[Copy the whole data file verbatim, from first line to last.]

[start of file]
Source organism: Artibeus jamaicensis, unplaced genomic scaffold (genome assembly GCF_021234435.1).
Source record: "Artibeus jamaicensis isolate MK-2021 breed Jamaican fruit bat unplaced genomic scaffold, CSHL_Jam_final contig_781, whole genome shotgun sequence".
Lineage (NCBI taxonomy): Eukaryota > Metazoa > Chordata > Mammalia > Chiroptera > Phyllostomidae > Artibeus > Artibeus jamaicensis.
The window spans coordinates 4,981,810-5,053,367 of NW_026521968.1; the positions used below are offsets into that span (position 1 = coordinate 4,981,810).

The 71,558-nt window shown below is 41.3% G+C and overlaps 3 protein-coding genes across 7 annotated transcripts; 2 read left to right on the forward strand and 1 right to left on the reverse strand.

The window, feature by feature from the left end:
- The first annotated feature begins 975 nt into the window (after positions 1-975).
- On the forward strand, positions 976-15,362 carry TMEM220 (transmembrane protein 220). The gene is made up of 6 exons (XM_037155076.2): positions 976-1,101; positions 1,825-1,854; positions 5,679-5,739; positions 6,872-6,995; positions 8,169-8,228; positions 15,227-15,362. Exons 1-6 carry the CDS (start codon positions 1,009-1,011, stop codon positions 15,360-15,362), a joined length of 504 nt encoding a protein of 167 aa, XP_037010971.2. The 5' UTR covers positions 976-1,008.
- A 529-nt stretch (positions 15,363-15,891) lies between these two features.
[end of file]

Source organism: Artibeus jamaicensis, unplaced genomic scaffold (genome assembly GCF_021234435.1).
Source record: "Artibeus jamaicensis isolate MK-2021 breed Jamaican fruit bat unplaced genomic scaffold, CSHL_Jam_final contig_781, whole genome shotgun sequence".
Lineage (NCBI taxonomy): Eukaryota > Metazoa > Chordata > Mammalia > Chiroptera > Phyllostomidae > Artibeus > Artibeus jamaicensis.
The window spans coordinates 4,981,810-5,053,367 of NW_026521968.1; the positions used below are offsets into that span (position 1 = coordinate 4,981,810).

The 71,558-nt window shown below is 41.3% G+C and overlaps 3 protein-coding genes across 7 annotated transcripts; 2 read left to right on the forward strand and 1 right to left on the reverse strand.

The window, feature by feature from the left end:
- The first annotated feature begins 975 nt into the window (after positions 1-975).
- On the forward strand, positions 976-15,362 carry TMEM220 (transmembrane protein 220). The gene is made up of 6 exons (XM_037155076.2): positions 976-1,101; positions 1,825-1,854; positions 5,679-5,739; positions 6,872-6,995; positions 8,169-8,228; positions 15,227-15,362. Exons 1-6 carry the CDS (start codon positions 1,009-1,011, stop codon positions 15,360-15,362), a joined length of 504 nt encoding a protein of 167 aa, XP_037010971.2. The 5' UTR covers positions 976-1,008.
- A 529-nt stretch (positions 15,363-15,891) lies between these two features.